Thought Leadership – Partial Authorizations

Thought Leadership – Partial Authorizations
Posted: Nov 3, 2017
Comments: 0
Author: Lou Grilli

Another way Credit Unions can keep members happy, reduce declines, and keep cards top-of-wallet.

The ability for an issuer to approve a “Partial Authorization” has been available since 2005, yet most issuers and merchants still don’t take advantage of it. As a result, transactions on debit, prepaid, and gift cards frequently get declined, resulting in frustrated cardholders, and lost sales. 

Simply put, a Partial Authorization occurs when an authorization request for a card presented to a merchant is attempted for the full amount of the transaction and, if there are not enough funds in the debit or prepaid or gift account available to cover the full amount, the authorization is approved for the amount available. This allows the cardholder to use the available amount in the account, and for the merchant to obtain an additional form of payment for the difference. For non-reloadable gift Cards, the issuers will also return a card balance which will be printed on the receipt. Partial Authorization keeps transactions alive without the merchant telling a customer it has been declined and allows the cardholder to pay the remaining amount with another form of payment.

Out of balance doesn't mean out of gas

If you’ve ever used a gas card at an automated gas pump, and the pump shut off before the tank was full, because the gift card as exhausted, you experienced a partial authorization. The pump requested an authorization for some arbitrary large amount, say $75, and the prepaid card issuer for that gas brand returned the amount available in the account, and the gas pump turned off when that amount was spent. 

This same capability can be made available in many other merchant categories, some of which represent higher dollar transactions than fuel purchases: restaurants, department stores, discount and variety stores, grocery and convenience stores, drug stores and pharmacies are just a few of the merchant categories where partial authorizations can reduce declines while retaining cardholder satisfaction.

And the amount of spend that is declined due to cardholders not being aware of their current balance, resulting in an embarrassing decline is surprisingly high. According to Visa, in the U.S., during the first quarter of calendar year (CY) 2016, 35.6 million partial authorization approvals accounted for USD 1.5 billion in sales. In the first quarter of CY 2017, partial authorizations increased to 49.4 million and accounted for approvals worth USD 2.7 billion in sales. Without the use of partial authorizations, these transactions may have been declined due to insufficient funds. Part of a sale is better than no sale.

If there so much to be gained by partial authorizations, why isn’t it always available?

While merchant acquirers and prepaid card vendors are required to support it, it is optional for merchants, and for all other issuers. It does require additional capabilities to be supported. The merchant must code the authorization request to indicate that they support partial authorizations, and the issuer must have the ability to return the requested amount, the available amount, and the balance due. The merchant then would request an additional form of tender (another card, or cash) to complete the transaction. It gets a little more complex if the transaction needs to be reversed. For example, a purchase of an item that resulted in a partial authorization of a card, with a balance paid in cash, commonly called “split tender”, which is subsequently returned, results in a split refund. This is additional bookkeeping and accounting for the merchant. But for the merchant it is worth the additional accounting in exchange for completing more sales, reducing embarrassing declines, keeping the checkout lines short, and keeping customers happy.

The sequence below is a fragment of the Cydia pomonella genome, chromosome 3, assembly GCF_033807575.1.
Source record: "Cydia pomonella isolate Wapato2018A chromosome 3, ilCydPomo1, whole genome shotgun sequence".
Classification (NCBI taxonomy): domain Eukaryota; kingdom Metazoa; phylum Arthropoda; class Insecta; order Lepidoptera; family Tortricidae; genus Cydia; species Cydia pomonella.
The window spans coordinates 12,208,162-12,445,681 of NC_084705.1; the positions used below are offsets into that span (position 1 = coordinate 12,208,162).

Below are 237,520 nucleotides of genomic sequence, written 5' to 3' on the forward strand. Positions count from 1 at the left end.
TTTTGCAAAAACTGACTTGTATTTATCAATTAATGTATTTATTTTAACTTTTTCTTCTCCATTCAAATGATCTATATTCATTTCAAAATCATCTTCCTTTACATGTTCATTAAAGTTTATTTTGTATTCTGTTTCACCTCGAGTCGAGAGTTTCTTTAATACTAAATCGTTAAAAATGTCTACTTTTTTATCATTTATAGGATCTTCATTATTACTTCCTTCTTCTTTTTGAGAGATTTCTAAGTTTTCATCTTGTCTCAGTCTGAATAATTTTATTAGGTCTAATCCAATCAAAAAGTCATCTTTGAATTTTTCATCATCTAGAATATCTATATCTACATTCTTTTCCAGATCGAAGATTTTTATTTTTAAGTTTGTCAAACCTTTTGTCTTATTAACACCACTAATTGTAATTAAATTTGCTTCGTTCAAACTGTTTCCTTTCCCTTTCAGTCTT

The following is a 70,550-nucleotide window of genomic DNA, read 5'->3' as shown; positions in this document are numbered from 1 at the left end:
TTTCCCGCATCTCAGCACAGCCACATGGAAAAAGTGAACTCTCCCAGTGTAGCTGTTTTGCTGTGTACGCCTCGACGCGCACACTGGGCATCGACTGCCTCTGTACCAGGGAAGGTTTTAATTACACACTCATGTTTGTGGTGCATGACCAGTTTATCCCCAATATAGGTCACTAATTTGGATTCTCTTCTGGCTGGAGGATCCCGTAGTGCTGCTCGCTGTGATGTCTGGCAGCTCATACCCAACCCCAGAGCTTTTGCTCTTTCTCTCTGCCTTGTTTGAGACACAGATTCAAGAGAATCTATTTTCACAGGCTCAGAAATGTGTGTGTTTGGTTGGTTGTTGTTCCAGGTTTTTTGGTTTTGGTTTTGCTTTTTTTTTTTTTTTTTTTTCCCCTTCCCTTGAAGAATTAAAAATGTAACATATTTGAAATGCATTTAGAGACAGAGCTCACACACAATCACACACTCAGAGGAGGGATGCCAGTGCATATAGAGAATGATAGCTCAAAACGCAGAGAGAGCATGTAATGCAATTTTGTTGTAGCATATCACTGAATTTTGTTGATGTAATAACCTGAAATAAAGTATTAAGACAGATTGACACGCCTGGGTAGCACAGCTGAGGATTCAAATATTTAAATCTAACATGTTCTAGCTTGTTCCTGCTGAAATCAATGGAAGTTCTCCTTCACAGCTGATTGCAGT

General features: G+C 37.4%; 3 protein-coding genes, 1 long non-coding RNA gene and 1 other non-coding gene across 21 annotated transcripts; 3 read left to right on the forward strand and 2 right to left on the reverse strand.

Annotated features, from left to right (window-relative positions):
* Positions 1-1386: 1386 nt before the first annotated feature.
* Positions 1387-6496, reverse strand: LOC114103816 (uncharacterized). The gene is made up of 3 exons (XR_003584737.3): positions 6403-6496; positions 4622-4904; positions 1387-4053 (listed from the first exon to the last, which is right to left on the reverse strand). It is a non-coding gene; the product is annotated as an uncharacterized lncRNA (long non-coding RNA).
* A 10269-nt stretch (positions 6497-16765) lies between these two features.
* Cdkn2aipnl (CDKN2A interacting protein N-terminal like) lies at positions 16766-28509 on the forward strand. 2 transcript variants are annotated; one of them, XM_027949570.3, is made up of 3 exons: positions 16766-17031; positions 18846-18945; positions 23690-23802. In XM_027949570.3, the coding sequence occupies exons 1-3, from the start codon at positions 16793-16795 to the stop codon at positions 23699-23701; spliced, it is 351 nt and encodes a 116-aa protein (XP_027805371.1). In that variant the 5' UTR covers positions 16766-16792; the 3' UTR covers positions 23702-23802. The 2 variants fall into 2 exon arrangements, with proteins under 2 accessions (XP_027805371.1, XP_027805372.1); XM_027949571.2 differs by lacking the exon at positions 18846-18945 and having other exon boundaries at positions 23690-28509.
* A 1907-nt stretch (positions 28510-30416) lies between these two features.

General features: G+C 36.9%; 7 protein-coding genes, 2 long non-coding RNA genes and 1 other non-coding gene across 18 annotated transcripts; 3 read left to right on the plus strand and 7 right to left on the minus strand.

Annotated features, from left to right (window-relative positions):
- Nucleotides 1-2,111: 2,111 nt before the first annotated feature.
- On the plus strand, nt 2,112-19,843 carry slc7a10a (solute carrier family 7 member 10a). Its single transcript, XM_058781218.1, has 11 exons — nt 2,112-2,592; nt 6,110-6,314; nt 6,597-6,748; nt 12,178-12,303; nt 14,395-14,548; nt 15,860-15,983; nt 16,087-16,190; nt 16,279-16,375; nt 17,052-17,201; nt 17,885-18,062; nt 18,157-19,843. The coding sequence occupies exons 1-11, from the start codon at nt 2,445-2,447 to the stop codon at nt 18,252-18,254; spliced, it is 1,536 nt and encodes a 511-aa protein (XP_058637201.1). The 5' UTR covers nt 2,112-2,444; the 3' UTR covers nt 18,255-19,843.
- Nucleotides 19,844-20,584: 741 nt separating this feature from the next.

Debit and credit issuers stand even more to gain. According to Javelin, nearly 4 in 10 (39%) cardholders who experienced a declined transaction, report that they abandoned their card after being declined. Furthermore, a restaurant server returning to a table with a declined card can cause enough embarrassment to cause a member to change their financial institution. But many debit cardholders do not track their balances, and in some cases are not even aware that there is a hold on the available balance due to a previous pending gas purchase or car rental.

What's in it for credit unions?

Avoiding unnecessary declines, keeping cards top-of-wallet, and keeping members happy is the goal of all credit unions. Partial authorizations is one way to achieve those goals and potentially increase transaction volume.

Lou Grilli

Lou GrilliLou Grilli

Lou is the AVP of Product Development & Thought Leadership at Trellance. In this role, he is responsible for managing the organization’s product portfolio, as well as providing leadership on industry trends related to data analytics and payments.

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